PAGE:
- They will think of smaller words that they can make with the letters in the bottom boxes and write them in the top boxes.
- For more concrete or tactile learners, provide magnetic letters in the boxes so that they can maneuver them to determine words they can spell.
Print five or six of these so that each student in your groups can have one.
Use words from the story you will be reading.
This might best be used after you have taught the vocabulary words as a review.
(Note: In some cases you may need to tell your students that not all the boxes can be filled. It will depend upon the word(s) you choose for them to know and understand.)
Alphabet Chart with Pictures
For a group of emergent readers you might use this chart as a quick review of letters and sounds.
Use it at the beginning of each small group guided reading lesson until you feel they know them.
For other groups you might want to have it ready to refer to if you see a specific need or misconception about letter sounds.
Word Change Ladder
Print five or six of these ladder templates.
- Students begin at the bottom as they write a word that you say aloud.
- Once they have the word written you ask them to change one letter to create a new word. Continue as they work their way to the tops of the ladders. (For example, you have them write the word “cat” at the bottom. You then tell them to change one letter in the word “cat” to create the “car”.
- Once these are checked and discussed, you might tell them to change one letter in “car” to create the “bar”.
- Proceed in a similar manner, using blends and digraphs as students are able, until they reach the top of the ladders.
Search for the Word
There are two versions of this work mat.
- As students are working on early Fry lists, you might want them to be able to identify some of those words in their reading texts. Look at the book you are reading with the group and choose words that you want them to find.
- As students are reading aloud independently in the group (while you are moving from reader to reader and listening to them read) they will have a task to complete during their reading.
There are three versions of this work mat containing various combinations of one, two, three and four syllable columns.
Students find words in their reading to match the number of syllables required.
Resources within the Editable Word Work Activities Collection:
The word card page is editable so that you can type word sorts for your students.
- Erase “word” and type rhyming words, words with endings, words with the same initial sounds, etc.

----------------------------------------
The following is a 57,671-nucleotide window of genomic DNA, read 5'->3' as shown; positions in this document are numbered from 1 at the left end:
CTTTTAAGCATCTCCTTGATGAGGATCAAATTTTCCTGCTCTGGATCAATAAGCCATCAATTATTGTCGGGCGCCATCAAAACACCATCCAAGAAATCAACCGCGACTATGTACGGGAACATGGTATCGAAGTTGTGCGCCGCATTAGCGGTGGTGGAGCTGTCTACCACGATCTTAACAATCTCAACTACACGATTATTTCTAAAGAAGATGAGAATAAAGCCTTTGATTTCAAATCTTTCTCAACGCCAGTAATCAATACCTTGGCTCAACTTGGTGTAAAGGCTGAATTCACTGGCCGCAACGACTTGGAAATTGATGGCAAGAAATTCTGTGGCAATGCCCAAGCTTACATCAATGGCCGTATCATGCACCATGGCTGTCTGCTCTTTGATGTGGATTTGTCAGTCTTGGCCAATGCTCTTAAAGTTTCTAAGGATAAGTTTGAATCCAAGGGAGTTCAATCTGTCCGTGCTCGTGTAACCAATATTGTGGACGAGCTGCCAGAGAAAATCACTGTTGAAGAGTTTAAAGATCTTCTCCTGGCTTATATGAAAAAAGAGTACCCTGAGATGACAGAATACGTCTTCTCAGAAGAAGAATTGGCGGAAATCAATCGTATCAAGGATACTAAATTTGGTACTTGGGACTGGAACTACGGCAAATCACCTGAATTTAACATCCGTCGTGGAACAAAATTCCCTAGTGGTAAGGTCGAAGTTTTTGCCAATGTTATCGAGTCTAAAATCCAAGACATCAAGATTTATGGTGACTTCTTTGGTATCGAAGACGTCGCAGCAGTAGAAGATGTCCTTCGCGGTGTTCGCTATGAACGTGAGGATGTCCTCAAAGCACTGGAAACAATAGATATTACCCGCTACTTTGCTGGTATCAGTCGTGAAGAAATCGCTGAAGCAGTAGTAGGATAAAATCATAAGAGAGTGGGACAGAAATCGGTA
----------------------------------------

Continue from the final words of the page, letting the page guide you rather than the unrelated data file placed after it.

- Another option is to delete the words, print & laminate several of the mats and then quickly write in sorts for the groups you are meeting with.
- Use whichever of the four work mats included fits best with your sort. All you will need to do is print and have many of these ready to go.
Word Work Warm-Up Wheel
There are three versions of these warm-up wheels.
You can choose the sorts you would like to program.
You might include listing syllables, vowels and consonants or ask students to make words plural.
Program the tasks according to the skills you are practicing in class.
Students then use a paperclip to create a spinner.
Find It Charts
We have provided four possibilities for this activity.
Students find things in their texts to suit the categories listed at the top.
We have made them editable so that you can change the specific things students are searching for to suit your lesson and their needs.
Word Work for Small Groups
Download your free word work activities here:
- Small Group Word Work Resources (Non-Editable)
- Black & White Version
- Small Group Word Work Resources (Editable)
- Black & White Version
Need to assess your students mastery of sight words? Take a look at our Fry Word Progress Lists to help you keep track of how they are doing.
Here are a few of our favorite materials for word work in the classroom. Contains affiliate links.
Try This: Cut Up Sentences Idea
Another favorite activity we have requires no printable, just sentence strips.
Have students tell a favorite part of the story, answer a question or give another simple sentence that fits with the story.
Record the story on a sentence strip and cut apart the words.
Students practice the words by putting them in order and then reading it to you.
You can also have students switch sentences for practice with reading other words.
Looking for additional word work activities for small groups? Start here:
As with all of our resources, The Curriculum Corner creates these for free classroom use. Our products may not be sold. You may print and copy for your personal classroom use. These are also great for home school families!
Remember, you may not modify and resell in any form. Please let us know if you have any questions.